Robert and Joy Bennett | Passages

Robert and Joy Bennett lived the dream for 26 years on Orcas Island.

But, their love affair with this special place started many decades before.

And it certainly didn’t end with their deaths, about seven hours apart on Feb. 2, while living at the Lighthouse Memory Care Center in Anacortes.

He had just turned 87 and she was 91.

Bob’s life slipped away under the hourly care, hugs and heartfelt support at Lighthouse, his death finally the result of a heart disease that many doctors predicted would kill him many years before.

He had “graduated” from Hospice before, gaining strength from those who rode the ferries to visit him regularly. He would crawl from his bed and await their arrivals with a smile as he sat in a recliner where he often watched boats and kayaks travel toward Sucia Island and planes land at the airport.

It became obvious after a year in Hospice that he wasn’t ready to leave Orcas and this world, no matter his pains and physical limitations. He persevered, it was also obvious because he couldn’t imagine life without Joy.

Those feelings were definitely mutual. She couldn’t imagine life without him.

That fact takes on deeper meaning — no matter your spiritual beliefs — when realizing that her death was highly unexpected on the evening of Feb. 2.

Their imprint will be cemented together forever, like the impression on the bed that was created as they held each other through his final hours.

Bob’s brother, Gary, staff members at Lighthouse and friends from Orcas were among those amazed at the calmness and the forward vision that Joy expressed, among the tears of course, after “her Bobbie’s” passing. “He’ll be there waiting for me,” she said many times, expressing her belief in heaven — and that true love does, indeed, last forever.

She still planned to reach 105 years old, as she’d promised for decades.

Little did anyone know that Bob’s waiting would not be for long.

She simply died that evening from a broken heart, family, friends and care workers said time and again in the days afterward. There is historical truth to broken-heart deaths. It happens often enough that is defined as a syndrome in medical fields.

But, seldom do deaths occur this close together. Simply put: It was meant to be.

It was meant to be, too, for Bob and Joy to make a home on Orcas in 1991.

He grew up in West Seattle, while she grew up around Bellingham, where the met in the late 1960s.

Robert fell in love with Orcas while working for months as a microwave engineer for Bell Telephone in helping the island (and others in the San Juans) recover from the effects of the Columbus Day storm in 1962. He worked regularly for many years afterward in the little building that sits just outside of The Lower Tavern in downtown Eastsound.

As a small-plane pilot, Bob loved Orcas’ pioneering history in aviation. He and Joy loved the hour-long ferry rides from Anacortes and the small-town feel of Eastsound.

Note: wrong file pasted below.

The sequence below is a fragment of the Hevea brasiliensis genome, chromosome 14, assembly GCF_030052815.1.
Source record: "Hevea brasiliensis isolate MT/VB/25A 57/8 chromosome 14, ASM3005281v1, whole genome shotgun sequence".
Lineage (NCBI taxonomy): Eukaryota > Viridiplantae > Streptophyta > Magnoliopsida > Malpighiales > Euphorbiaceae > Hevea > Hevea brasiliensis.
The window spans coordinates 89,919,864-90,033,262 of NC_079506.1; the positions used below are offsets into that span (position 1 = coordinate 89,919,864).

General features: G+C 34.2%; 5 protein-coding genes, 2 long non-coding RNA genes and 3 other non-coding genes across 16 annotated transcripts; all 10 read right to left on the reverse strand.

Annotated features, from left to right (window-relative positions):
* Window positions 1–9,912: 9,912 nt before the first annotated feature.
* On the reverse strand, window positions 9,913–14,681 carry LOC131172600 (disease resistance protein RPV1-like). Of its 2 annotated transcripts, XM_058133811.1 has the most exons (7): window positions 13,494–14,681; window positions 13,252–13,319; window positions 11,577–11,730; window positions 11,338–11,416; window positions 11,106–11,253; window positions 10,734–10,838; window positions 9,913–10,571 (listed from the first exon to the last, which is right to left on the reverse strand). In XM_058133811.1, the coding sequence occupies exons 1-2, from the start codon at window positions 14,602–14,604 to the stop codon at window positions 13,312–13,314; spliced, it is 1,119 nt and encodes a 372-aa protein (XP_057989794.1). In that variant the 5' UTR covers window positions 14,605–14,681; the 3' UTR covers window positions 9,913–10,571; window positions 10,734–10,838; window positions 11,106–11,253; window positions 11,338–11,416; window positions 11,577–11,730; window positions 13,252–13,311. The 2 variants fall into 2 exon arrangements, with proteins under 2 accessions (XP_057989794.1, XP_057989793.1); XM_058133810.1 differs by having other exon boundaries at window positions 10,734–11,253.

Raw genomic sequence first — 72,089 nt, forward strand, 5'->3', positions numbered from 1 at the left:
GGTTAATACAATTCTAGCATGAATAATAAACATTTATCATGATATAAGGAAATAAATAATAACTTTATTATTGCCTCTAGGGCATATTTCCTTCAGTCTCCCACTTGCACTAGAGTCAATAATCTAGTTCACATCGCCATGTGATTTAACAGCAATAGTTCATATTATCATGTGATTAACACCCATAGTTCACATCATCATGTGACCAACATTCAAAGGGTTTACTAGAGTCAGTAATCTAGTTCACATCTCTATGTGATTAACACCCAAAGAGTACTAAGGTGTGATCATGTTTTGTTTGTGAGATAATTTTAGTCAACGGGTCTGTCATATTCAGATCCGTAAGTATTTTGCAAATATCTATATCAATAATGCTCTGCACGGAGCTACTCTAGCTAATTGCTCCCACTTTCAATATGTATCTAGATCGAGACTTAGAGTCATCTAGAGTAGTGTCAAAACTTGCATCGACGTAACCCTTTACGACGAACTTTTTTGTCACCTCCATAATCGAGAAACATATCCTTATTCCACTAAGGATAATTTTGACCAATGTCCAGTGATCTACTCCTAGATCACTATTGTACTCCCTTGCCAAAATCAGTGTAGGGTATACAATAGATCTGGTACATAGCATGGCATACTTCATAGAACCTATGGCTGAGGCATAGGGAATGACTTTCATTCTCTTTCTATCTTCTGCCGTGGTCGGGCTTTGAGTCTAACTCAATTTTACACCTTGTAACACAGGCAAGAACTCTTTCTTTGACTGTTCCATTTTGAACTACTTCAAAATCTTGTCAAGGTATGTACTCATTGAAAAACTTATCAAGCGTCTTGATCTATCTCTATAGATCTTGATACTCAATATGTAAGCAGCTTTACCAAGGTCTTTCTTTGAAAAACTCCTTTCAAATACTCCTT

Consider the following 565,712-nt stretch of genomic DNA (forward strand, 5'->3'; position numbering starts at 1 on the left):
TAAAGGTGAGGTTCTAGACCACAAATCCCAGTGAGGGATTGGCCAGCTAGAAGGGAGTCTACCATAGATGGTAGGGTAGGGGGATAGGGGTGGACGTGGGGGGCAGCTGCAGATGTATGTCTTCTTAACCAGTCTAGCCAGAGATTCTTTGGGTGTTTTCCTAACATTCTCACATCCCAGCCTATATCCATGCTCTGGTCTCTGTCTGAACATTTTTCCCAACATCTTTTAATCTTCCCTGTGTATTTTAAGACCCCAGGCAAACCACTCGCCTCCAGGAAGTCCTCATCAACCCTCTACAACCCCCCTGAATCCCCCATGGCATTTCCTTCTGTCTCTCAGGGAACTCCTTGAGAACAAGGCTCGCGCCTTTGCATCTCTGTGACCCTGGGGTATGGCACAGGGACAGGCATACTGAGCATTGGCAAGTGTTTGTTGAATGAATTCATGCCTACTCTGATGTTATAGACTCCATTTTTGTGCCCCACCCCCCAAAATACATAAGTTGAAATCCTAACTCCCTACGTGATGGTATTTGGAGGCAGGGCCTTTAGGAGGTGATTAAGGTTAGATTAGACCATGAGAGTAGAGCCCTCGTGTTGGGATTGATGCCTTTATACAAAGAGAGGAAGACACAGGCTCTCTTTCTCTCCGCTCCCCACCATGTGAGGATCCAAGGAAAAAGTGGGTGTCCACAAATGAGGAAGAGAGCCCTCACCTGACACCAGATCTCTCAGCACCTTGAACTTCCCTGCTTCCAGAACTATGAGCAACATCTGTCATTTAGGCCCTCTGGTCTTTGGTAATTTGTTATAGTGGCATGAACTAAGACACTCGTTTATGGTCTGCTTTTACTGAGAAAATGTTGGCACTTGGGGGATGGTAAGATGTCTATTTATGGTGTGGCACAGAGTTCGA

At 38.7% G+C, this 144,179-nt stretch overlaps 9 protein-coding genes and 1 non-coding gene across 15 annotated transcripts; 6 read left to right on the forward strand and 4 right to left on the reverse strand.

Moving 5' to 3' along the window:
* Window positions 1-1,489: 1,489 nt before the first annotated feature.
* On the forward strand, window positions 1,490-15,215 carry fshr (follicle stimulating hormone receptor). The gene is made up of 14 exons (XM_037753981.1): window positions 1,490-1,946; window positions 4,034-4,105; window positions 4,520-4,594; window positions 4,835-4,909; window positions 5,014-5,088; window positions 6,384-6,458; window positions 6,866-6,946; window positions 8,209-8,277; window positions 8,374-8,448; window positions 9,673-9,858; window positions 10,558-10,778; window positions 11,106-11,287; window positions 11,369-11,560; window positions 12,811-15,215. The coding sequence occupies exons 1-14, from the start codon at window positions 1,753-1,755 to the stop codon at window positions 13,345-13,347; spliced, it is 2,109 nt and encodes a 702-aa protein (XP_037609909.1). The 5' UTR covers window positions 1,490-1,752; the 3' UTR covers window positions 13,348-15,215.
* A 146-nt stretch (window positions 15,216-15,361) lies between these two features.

Bob and Joy loved the free and caring spirit of islanders.

She became enamored with Orcas while visiting her sister and brother-in-law, Lillian and Frank Rouleau, longtime residents.

Bob meticulously planned their house on Alder Street that had a clear view of the water.

Frank helped them lay the foundation and the driveway for their dream home.

Finally, in 1991, Bob and Joy moved in. Soon after, Joy’s oldest daughter, Kathy Eastman, came to join them and make a home on the island.

She soon found the love of her life in Ed Eastman, a man with deep Orcas roots.

Bob and Joy loved to help others and to entertain. He regularly trimmed the grounds at the American Legion with his riding mower and helped members of the Lions Club harvest trees that provided free firewood for the needy. She volunteered at the library and the senior center.

She planted and grew amazing things in their backyard. She could identify the dozens of birds that landed on their back porch.

They nurtured many other great things in their lives.

Kathy became an educator with Orcas Public Schools.

Joy is survived by three other natural children: Ron Buatte (wife, Charla) of Boise, Idaho, Julie Rollins of Las Vegas, Nev., and Curtis Buatte (Susan) of Twin Falls, Idaho.

Bob is survived by a daughter, Joyce Higman (Bruce) of Missouri. His son, Mike, and daughter-in-law, Wendy, came to live on Orcas and served as caregivers for many years.

They now have a home in Springfield, Mo.

They are survived by sisters and brothers, 14 grandchildren, more than 20 great-grandchildren and one great-great-grandchild.

Bob and Joy were very generous in helping any family members or friends who had a need without asking anything in return. They were thankful for their lives and the people who helped them along the way.

There is no way to complete their story without thanking some of them.

They include Dr. David Russell and his caring staff; director Laura Willingham and everyone at the Lighthouse; staff at Orcas Island Physical Therapy; Christine, Dena and Sarah of Hospice.

And they include Butch Norton, Karla Rieg, Sue Douglas (Rankin), Melanie Davis and other amazingly caring friends and neighbors.

Bob and Joy would be honored for any gifts given to the library or senior center in their names.

Memorial services are pending, but are expected in late spring or early summer on Orcas Island.